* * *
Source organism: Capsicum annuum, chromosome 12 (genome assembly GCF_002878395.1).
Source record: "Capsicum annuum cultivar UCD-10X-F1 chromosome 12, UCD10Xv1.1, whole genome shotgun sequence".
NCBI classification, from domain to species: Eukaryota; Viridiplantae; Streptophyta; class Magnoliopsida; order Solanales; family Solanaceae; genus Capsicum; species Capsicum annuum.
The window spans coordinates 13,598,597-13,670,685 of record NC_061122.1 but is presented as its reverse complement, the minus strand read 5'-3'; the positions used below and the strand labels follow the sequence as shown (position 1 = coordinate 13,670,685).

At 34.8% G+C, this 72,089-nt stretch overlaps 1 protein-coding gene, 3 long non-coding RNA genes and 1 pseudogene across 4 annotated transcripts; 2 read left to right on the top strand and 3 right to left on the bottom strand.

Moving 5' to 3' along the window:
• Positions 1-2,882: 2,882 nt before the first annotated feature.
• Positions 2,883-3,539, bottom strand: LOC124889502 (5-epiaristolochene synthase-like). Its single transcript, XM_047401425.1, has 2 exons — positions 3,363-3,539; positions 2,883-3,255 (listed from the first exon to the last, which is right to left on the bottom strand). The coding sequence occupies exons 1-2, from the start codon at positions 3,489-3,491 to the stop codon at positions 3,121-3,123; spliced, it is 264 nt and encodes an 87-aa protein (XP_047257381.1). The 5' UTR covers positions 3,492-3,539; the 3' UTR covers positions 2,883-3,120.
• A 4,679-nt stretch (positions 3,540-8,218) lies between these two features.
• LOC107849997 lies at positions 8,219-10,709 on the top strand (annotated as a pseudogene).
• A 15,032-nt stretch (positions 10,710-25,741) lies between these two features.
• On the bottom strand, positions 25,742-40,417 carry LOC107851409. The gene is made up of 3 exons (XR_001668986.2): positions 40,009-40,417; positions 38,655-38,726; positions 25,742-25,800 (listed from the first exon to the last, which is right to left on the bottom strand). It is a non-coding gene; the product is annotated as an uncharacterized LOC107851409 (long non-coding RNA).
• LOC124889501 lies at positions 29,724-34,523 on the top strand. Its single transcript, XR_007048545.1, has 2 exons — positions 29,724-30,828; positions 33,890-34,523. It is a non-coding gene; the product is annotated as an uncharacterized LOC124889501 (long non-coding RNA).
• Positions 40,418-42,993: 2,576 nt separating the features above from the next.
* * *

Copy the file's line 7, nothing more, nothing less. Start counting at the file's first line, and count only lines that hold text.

• Positions 1-2,882: 2,882 nt before the first annotated feature.